Gods of Hollywood vs. Gods of Asgard
I wrote the previous post to survey what all is included in the large umbrella category of “Pop Culture Paganism” and what within it I personally find to be of interest. That does not mean I am giving my stamp of approval on every type of PCP-ism that exists and everything that each PC Pagan says or does. That would silly. Heck, even in more specific traditions/organizations I belong to like ADF, I certainly don’t agree with all of my co-religionists on everything and share all their individual beliefs and practices.
Anyway, Lovemydane brought up an issue that is a major point of contention among the Asatru/Heathen community- the depiction of Thor, Loki, Odin et al. in Marvel comics. I haven’t read any of the Thor comics or seen any of the movies so I can’t comment on them too directly. However, I do enjoy watching Oh My Goddess! an anime series (based on manga) that draws inspiration from Norse mythology. The main character, Belldandy (Japanese rendering of Verdandi) works for a “Goddess Help Line” which is accidently dialed by Keiichi Morisato, a shy college student. Belldandy appears in his dorm room and tells him that she will grant him any wish he makes. Befuddled by this gorgeous woman claiming to be a goddess, he thinks it’s a joke and wishes that she will stay be his side forever. She stays on Earth, realizing that she has created a contract with him that she is bound to fulfill. Later her sisters, Urd and Skuld show up.
Those of you who are familiar with Norse mythology know these three sisters as the Norns, the powerful Goddesses who decide the fates and of humans by measuring and cutting the thread of life- and Wyrd. The cosmology of Oh My Goddess! is very different from Norse cosmology, and bears an obvious influence from Christianity- the universe is divided into Heaven, Earth and Hell, Verdandi, Skuld and Urd and others are under the authority of the Allmighty One (Odin- with some Jehovah influences) whereas in Norse myth, there are 9 worlds, and Odin, while powerful cannot determine Wyrd as the Norns can. Likewise, in Greek mythology Zeus is subject to the power of the Fates/Moirae. Watching this anime is just a form of entertainment, a purely secular activity though I find it interesting and fun to compare with what I know of Norse mythology.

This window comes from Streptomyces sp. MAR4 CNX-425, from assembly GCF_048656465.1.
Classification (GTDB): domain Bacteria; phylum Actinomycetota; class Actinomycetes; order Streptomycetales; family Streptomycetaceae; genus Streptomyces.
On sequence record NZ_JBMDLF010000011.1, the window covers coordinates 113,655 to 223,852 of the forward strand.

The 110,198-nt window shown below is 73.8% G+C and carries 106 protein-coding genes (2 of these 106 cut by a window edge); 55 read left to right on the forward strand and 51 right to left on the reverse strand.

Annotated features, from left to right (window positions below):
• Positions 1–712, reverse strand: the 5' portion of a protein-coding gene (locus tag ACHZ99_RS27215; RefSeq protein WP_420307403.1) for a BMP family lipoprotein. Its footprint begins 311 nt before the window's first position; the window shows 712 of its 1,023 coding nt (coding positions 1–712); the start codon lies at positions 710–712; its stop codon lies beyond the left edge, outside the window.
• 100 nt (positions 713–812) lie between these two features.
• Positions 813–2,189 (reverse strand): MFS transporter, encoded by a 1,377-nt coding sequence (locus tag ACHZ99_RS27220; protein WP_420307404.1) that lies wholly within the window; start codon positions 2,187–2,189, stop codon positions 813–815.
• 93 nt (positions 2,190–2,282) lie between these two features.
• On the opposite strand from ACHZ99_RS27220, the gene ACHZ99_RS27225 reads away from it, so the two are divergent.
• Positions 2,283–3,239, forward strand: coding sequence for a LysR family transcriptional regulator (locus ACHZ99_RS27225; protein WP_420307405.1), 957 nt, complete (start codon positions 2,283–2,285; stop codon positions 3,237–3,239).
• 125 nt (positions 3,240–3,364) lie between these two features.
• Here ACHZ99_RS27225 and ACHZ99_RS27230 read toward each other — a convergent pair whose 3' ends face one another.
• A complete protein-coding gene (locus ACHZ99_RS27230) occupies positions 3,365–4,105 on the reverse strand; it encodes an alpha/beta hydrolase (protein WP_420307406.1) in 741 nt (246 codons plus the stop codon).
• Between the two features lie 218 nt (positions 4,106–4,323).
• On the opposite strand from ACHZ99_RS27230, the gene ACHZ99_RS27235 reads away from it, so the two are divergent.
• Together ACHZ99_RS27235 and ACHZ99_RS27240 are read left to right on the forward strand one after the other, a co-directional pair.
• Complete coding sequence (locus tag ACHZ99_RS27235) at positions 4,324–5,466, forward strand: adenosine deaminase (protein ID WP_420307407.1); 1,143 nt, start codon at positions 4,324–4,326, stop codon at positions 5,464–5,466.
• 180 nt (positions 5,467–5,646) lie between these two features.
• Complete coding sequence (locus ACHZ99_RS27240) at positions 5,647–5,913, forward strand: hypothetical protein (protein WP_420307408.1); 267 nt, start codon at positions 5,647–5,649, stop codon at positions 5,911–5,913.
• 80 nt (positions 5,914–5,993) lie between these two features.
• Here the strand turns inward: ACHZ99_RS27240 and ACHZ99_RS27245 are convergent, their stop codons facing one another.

So, what if someone were to watch Oh My Goddess! and decide that they want to worship Belldandy, the character as a goddess. Would that be a problem? Well that depends. If they decided to completely base a religious practice off of the show and manga, it could be a rather unbalanced and shallow practice, because the media are designed to entertain, not to do all the things religions are intended to do. But that would be a problem for that one individual and would not really be anyone else’s business. Now if this person decided that Belldandy was the same as Norse myth Verdandi, and Oh My Goddess! cosmology/laws of the universe trumped Norse mythology, and was more “real”, “valid” and called themselves a Heathen/Asatruar and came into a Heathen forum, or offline in-person blot with all of these ideas, or tried to explain to the public (or just their friends/family) that what they’re doing is actual Heathenry, then yeah. Those would all be major ethical violations of Heathen community norms of piety and hospitality and we would be right to be offended.
On the other hand, there some people who initially come across Norse or Greek mythology references in pop culture and get interested in learning about the originals. It might just remain an intellectual/aesthetic interest for them or it might develop into a religious practice. If they come into a forum and mention that their interest was piqued by Hercules, Xena or Marvel comics, we shouldn’t attack them for it, but we should check to make sure they understand the difference. In works of fiction that draw on history, people will often put in a disclaimer that this is a work of fiction and not historically accurate. However they do not have that responsibility with mythology. (This movie not approved by Homer or Snorri Sturlson!) We can be offended when they get our mythology “wrong” but I think it’s better to just see as a different, alternate mythology.
So if you want to worship a pop culture version of a deity, do you have ethical responsibilities to a community that worships a more traditional form of the deity? (Which you may or may not see as the same being, but they probably don’t) Yes, you do. You have the responsibility to not misrepresent yourself or your religious practice to the general public, the Pagan public and that specific community. As long as you do that, the more traditionally-minded polytheists ought to leave you alone.
For more on the Marvel Thor issue:
Worse than Breasts & Melanin by Kvasir amongst the Gods
Entry filed under: Cosmology, Deities, Ethics, Mythology, Popular Culture. Tags: anime, Asatru, Heathen community, Heathenry, interfaith diplomacy, Marvel comics, Norns, Norse mythology, oh my goddess, pop culture paganism, religious diversity, Skuld, Thor comics, Urd, Verdandi, wyrd.